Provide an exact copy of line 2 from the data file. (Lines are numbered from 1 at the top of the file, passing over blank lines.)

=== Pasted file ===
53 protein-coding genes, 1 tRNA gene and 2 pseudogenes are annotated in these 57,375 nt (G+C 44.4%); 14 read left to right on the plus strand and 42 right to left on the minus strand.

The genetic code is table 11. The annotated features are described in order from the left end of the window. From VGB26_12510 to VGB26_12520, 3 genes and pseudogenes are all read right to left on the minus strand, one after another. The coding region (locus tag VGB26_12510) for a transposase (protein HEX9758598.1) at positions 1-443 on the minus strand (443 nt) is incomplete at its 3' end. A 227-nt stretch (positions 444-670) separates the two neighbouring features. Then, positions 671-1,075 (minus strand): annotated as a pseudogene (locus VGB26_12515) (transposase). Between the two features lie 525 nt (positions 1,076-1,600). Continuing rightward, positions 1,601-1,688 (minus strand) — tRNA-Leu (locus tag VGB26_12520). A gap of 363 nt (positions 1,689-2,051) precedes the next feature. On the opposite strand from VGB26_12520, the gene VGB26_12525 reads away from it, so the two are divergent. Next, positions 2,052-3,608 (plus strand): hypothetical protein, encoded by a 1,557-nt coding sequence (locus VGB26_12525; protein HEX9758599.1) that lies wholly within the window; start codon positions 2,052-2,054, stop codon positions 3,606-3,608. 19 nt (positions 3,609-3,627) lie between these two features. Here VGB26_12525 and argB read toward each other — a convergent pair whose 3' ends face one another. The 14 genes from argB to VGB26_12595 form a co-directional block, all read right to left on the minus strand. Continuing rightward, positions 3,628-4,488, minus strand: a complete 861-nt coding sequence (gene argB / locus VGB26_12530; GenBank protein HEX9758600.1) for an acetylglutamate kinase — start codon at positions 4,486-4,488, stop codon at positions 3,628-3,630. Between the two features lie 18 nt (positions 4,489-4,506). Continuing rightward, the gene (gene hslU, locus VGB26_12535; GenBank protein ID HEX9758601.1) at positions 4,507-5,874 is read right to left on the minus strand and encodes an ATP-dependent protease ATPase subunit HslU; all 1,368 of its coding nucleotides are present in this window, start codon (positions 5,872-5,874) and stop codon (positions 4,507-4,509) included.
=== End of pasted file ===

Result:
The genetic code is table 11. The annotated features are described in order from the left end of the window. From VGB26_12510 to VGB26_12520, 3 genes and pseudogenes are all read right to left on the minus strand, one after another. The coding region (locus tag VGB26_12510) for a transposase (protein HEX9758598.1) at positions 1-443 on the minus strand (443 nt) is incomplete at its 3' end. A 227-nt stretch (positions 444-670) separates the two neighbouring features. Then, positions 671-1,075 (minus strand): annotated as a pseudogene (locus VGB26_12515) (transposase). Between the two features lie 525 nt (positions 1,076-1,600). Continuing rightward, positions 1,601-1,688 (minus strand) — tRNA-Leu (locus tag VGB26_12520). A gap of 363 nt (positions 1,689-2,051) precedes the next feature. On the opposite strand from VGB26_12520, the gene VGB26_12525 reads away from it, so the two are divergent. Next, positions 2,052-3,608 (plus strand): hypothetical protein, encoded by a 1,557-nt coding sequence (locus VGB26_12525; protein HEX9758599.1) that lies wholly within the window; start codon positions 2,052-2,054, stop codon positions 3,606-3,608. 19 nt (positions 3,609-3,627) lie between these two features. Here VGB26_12525 and argB read toward each other — a convergent pair whose 3' ends face one another. The 14 genes from argB to VGB26_12595 form a co-directional block, all read right to left on the minus strand. Continuing rightward, positions 3,628-4,488, minus strand: a complete 861-nt coding sequence (gene argB / locus VGB26_12530; GenBank protein HEX9758600.1) for an acetylglutamate kinase — start codon at positions 4,486-4,488, stop codon at positions 3,628-3,630. Between the two features lie 18 nt (positions 4,489-4,506). Continuing rightward, the gene (gene hslU, locus VGB26_12535; GenBank protein ID HEX9758601.1) at positions 4,507-5,874 is read right to left on the minus strand and encodes an ATP-dependent protease ATPase subunit HslU; all 1,368 of its coding nucleotides are present in this window, start codon (positions 5,872-5,874) and stop codon (positions 4,507-4,509) included.